Quick fix of inducing cows should not be a substitute for good management
Calving is now well under way and most farmers will have a high proportion of their first calvers milking at this stage. However, a high proportion of the later lactation cows remain in the maternity ward.
On a recent farm visit to a dairy farmer in Tipperary, I noted that more than 30pc of the cows had slipped from January and February calving to March to July calving because he delayed the breeding date by two weeks. Why does he do this you may ask? His theory is that the elevated levels of protein in a lush grass diet in early May results in too many cases of clinical or sub-clinical acidosis.
Whatever the reason for later breeding and calving dates, many farmers are left wondering how to address the issue of later-calving cows. The quick fix for some has been induced calving. I don't believe in this, even though it has been quite widespread in New Zealand for many years. Injecting cows with a steroid forces them up to 70 days before they are due to calve naturally. This brings them into milk with the rest of the herd during spring. Cows produce around 90pc of previous lactation yields with higher milk solids. However, this practice is now being phased out through legislation on animal welfare grounds.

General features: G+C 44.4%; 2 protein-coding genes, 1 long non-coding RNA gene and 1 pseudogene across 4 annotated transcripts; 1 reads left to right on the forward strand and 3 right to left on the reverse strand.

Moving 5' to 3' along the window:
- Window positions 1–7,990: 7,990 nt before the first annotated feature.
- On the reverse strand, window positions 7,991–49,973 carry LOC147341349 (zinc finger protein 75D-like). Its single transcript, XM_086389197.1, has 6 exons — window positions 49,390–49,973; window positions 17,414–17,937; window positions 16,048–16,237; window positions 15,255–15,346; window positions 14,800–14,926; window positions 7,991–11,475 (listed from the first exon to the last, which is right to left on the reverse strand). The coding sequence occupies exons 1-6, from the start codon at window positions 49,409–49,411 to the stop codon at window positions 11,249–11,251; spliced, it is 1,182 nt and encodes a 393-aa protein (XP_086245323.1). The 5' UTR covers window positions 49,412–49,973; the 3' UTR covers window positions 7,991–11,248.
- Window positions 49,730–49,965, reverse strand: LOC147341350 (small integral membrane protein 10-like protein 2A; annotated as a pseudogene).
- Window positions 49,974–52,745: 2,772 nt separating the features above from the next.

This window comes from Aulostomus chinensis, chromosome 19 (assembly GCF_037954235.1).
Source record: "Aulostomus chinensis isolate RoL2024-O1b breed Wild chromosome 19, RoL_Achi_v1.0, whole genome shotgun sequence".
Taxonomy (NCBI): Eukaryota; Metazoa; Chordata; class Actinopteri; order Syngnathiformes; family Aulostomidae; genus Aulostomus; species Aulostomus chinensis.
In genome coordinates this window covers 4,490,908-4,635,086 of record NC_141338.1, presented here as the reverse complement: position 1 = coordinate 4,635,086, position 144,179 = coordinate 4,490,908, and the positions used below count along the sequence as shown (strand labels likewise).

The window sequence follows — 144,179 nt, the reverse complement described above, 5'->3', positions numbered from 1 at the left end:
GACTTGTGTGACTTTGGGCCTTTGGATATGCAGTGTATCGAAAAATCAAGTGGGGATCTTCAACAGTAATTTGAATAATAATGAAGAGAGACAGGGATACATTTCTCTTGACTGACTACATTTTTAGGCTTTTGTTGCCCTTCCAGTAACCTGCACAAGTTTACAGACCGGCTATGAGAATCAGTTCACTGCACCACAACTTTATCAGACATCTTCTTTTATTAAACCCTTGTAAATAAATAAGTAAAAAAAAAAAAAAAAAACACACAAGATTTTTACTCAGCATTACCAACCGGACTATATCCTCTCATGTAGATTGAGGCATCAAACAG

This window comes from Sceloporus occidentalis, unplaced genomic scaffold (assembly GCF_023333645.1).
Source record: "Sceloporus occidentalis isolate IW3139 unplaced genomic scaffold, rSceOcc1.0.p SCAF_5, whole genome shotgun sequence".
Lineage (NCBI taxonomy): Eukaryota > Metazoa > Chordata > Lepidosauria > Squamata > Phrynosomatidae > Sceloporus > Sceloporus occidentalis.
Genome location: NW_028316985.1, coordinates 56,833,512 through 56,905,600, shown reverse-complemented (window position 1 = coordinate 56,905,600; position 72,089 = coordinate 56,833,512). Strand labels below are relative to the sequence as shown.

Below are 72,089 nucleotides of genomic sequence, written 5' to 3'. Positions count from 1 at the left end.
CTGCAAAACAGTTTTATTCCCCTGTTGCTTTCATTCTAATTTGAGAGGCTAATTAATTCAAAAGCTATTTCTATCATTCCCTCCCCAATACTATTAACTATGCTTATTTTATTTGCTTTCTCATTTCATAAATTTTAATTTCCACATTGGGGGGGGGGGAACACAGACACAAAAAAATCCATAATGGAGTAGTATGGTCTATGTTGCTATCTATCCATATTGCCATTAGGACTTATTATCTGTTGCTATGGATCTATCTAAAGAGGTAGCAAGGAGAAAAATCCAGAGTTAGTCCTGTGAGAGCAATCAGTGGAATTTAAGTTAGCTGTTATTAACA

There is an alternative way to address this issue but it does take more effort.
What I call a preventative management health programme is required. This focuses on preventing the environmental stressors that depress the immune system of the cow and her reproductive performance. In essence, good management practices and stockmanship skills are needed at all stages of the production cycle.
Sadly, with increasing herd sizes, a cow becomes a number and, even with the best will in the world, the stockman simply does not have the time to look after each cow individually. This whole issue has become clouded by the fact that terms such as animal welfare are associated with the 'green' movement. However, maximising animal welfare should be the goal for every livestock farmer. After all, when you are kind to the cow, she will be kind to you.
The first step in this process is to maintain a healthy immune system in the cow. Unfortunately, the reproductive system is the first line of attack when you place undue stress on the cow. I witness this firsthand scanning thousands of cows every year. Even seemingly unrelated issues, such as poor dry cow nutrition, milk fever, lameness and infectious diseases, show up on the scan.